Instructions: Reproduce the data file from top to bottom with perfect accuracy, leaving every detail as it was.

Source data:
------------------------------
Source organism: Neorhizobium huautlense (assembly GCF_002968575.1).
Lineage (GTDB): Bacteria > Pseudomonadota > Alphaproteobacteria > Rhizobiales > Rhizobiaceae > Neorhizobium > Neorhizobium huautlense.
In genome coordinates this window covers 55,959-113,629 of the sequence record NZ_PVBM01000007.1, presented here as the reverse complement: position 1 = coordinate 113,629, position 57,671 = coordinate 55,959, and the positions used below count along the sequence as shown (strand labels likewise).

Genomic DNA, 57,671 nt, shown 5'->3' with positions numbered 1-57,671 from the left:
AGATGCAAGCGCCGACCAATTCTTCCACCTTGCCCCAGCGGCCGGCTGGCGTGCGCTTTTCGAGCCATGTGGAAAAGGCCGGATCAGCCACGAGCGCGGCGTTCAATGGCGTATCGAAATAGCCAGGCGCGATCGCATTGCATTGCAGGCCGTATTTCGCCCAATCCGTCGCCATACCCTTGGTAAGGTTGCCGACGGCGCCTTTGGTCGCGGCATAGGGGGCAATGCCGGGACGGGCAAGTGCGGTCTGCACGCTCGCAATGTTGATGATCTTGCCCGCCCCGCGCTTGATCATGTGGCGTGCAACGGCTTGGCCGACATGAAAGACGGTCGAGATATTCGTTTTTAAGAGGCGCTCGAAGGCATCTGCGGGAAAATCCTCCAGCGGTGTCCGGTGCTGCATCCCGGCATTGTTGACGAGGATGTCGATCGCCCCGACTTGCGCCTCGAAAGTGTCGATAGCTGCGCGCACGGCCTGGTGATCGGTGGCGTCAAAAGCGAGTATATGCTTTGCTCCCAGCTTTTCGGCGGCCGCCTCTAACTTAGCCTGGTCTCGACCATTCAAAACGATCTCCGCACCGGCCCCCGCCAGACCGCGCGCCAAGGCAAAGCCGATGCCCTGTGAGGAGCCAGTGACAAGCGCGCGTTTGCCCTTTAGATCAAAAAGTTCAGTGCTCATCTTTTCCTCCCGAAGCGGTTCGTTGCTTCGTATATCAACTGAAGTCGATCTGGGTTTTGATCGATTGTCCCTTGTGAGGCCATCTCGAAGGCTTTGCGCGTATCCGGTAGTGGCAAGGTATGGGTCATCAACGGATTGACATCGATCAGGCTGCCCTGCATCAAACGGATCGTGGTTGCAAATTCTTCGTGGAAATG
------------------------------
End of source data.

Source organism: Neorhizobium huautlense (assembly GCF_002968575.1).
Lineage (GTDB): Bacteria > Pseudomonadota > Alphaproteobacteria > Rhizobiales > Rhizobiaceae > Neorhizobium > Neorhizobium huautlense.
In genome coordinates this window covers 55,959-113,629 of the sequence record NZ_PVBM01000007.1, presented here as the reverse complement: position 1 = coordinate 113,629, position 57,671 = coordinate 55,959, and the positions used below count along the sequence as shown (strand labels likewise).

Genomic DNA, 57,671 nt, shown 5'->3' with positions numbered 1-57,671 from the left:
AGATGCAAGCGCCGACCAATTCTTCCACCTTGCCCCAGCGGCCGGCTGGCGTGCGCTTTTCGAGCCATGTGGAAAAGGCCGGATCAGCCACGAGCGCGGCGTTCAATGGCGTATCGAAATAGCCAGGCGCGATCGCATTGCATTGCAGGCCGTATTTCGCCCAATCCGTCGCCATACCCTTGGTAAGGTTGCCGACGGCGCCTTTGGTCGCGGCATAGGGGGCAATGCCGGGACGGGCAAGTGCGGTCTGCACGCTCGCAATGTTGATGATCTTGCCCGCCCCGCGCTTGATCATGTGGCGTGCAACGGCTTGGCCGACATGAAAGACGGTCGAGATATTCGTTTTTAAGAGGCGCTCGAAGGCATCTGCGGGAAAATCCTCCAGCGGTGTCCGGTGCTGCATCCCGGCATTGTTGACGAGGATGTCGATCGCCCCGACTTGCGCCTCGAAAGTGTCGATAGCTGCGCGCACGGCCTGGTGATCGGTGGCGTCAAAAGCGAGTATATGCTTTGCTCCCAGCTTTTCGGCGGCCGCCTCTAACTTAGCCTGGTCTCGACCATTCAAAACGATCTCCGCACCGGCCCCCGCCAGACCGCGCGCCAAGGCAAAGCCGATGCCCTGTGAGGAGCCAGTGACAAGCGCGCGTTTGCCCTTTAGATCAAAAAGTTCAGTGCTCATCTTTTCCTCCCGAAGCGGTTCGTTGCTTCGTATATCAACTGAAGTCGATCTGGGTTTTGATCGATTGTCCCTTGTGAGGCCATCTCGAAGGCTTTGCGCGTATCCGGTAGTGGCAAGGTATGGGTCATCAACGGATTGACATCGATCAGGCTGCCCTGCATCAAACGGATCGTGGTTGCAAATTCTTCGTGGAAATG